Mosque and Street, Scutari, Constantinople, Turkey
This photochrome print of a mosque and street scene in Scutari (present-day Üsküdar) on the edge of Constantinople (Istanbul) is part of “Views of People and Sites in Turkey” from the catalog of the Detroit Publishing Company (1905). Located on the Asian side of the Bosporus, Üsküdar was settled in the seventh century BC and was called Skoutarion in Byzantine times, probably after the leather shields of the imperial guards (scutari means “raw tanned leather”). It was known as Escutaire or Eksüdar to the successive waves of invading Persians, Macedonians, Arabs, and Crusaders. Scutari was described in the 1911 edition of Baedeker’s The Mediterranean, seaports and sea routes: Handbook for Travellers as a “large suburb of Constantinople…its fine old mosques, its crooked streets, and its small timber houses give it a more Oriental characteristic than Stambul.”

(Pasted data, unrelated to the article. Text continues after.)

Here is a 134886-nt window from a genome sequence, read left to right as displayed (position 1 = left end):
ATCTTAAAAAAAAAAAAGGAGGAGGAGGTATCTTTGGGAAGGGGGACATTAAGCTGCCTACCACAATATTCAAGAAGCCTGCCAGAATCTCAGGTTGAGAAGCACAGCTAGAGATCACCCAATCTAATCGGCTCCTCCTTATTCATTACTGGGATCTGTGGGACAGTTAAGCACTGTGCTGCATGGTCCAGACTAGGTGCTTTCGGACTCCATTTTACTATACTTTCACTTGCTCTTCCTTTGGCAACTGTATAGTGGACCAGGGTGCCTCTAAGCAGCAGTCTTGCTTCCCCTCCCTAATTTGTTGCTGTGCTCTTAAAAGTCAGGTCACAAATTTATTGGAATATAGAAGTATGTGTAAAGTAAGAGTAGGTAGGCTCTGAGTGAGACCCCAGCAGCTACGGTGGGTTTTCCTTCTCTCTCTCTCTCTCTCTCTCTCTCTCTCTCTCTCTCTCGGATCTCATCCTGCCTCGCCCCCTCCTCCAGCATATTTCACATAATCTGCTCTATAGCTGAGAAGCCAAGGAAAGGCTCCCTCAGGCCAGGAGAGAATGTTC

Detroit Photographic Company, Detroit, Michigan
Type of Item
1 photomechanical print : photochrom, color
- The Detroit Photographic Company was launched as a photographic publishing firm in the late 1890s by Detroit businessman and publisher William A. Livingstone, Jr., and photographer and photo-publisher Edwin H. Husher. They obtained exclusive rights to use the Swiss "Photochrom" process for converting black-and-white photographs into color images and printing them by photolithography. This innovative process was applied to the mass production of color postcards, prints, and albums for sale to the American market. The firm became the Detroit Publishing Company in 1905.
- Print no. "6041".
Last updated: September 27, 2013